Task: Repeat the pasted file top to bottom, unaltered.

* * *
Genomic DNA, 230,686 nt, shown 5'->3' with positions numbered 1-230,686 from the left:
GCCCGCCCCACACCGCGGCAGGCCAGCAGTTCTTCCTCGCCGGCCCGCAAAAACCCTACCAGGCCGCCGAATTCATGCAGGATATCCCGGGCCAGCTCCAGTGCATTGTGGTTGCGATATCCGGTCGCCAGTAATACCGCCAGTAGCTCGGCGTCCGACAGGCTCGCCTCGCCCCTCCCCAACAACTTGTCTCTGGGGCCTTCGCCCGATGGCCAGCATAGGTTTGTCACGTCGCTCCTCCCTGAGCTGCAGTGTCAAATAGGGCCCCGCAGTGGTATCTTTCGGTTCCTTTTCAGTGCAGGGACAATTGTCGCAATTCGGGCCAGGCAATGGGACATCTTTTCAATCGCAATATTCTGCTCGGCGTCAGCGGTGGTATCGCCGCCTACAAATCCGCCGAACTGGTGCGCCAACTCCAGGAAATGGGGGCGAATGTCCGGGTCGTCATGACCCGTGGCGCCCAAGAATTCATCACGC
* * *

Genomic DNA, 230,686 nt, shown 5'->3' with positions numbered 1-230,686 from the left:
GCCCGCCCCACACCGCGGCAGGCCAGCAGTTCTTCCTCGCCGGCCCGCAAAAACCCTACCAGGCCGCCGAATTCATGCAGGATATCCCGGGCCAGCTCCAGTGCATTGTGGTTGCGATATCCGGTCGCCAGTAATACCGCCAGTAGCTCGGCGTCCGACAGGCTCGCCTCGCCCCTCCCCAACAACTTGTCTCTGGGGCCTTCGCCCGATGGCCAGCATAGGTTTGTCACGTCGCTCCTCCCTGAGCTGCAGTGTCAAATAGGGCCCCGCAGTGGTATCTTTCGGTTCCTTTTCAGTGCAGGGACAATTGTCGCAATTCGGGCCAGGCAATGGGACATCTTTTCAATCGCAATATTCTGCTCGGCGTCAGCGGTGGTATCGCCGCCTACAAATCCGCCGAACTGGTGCGCCAACTCCAGGAAATGGGGGCGAATGTCCGGGTCGTCATGACCCGTGGCGCCCAAGAATTCATCACGC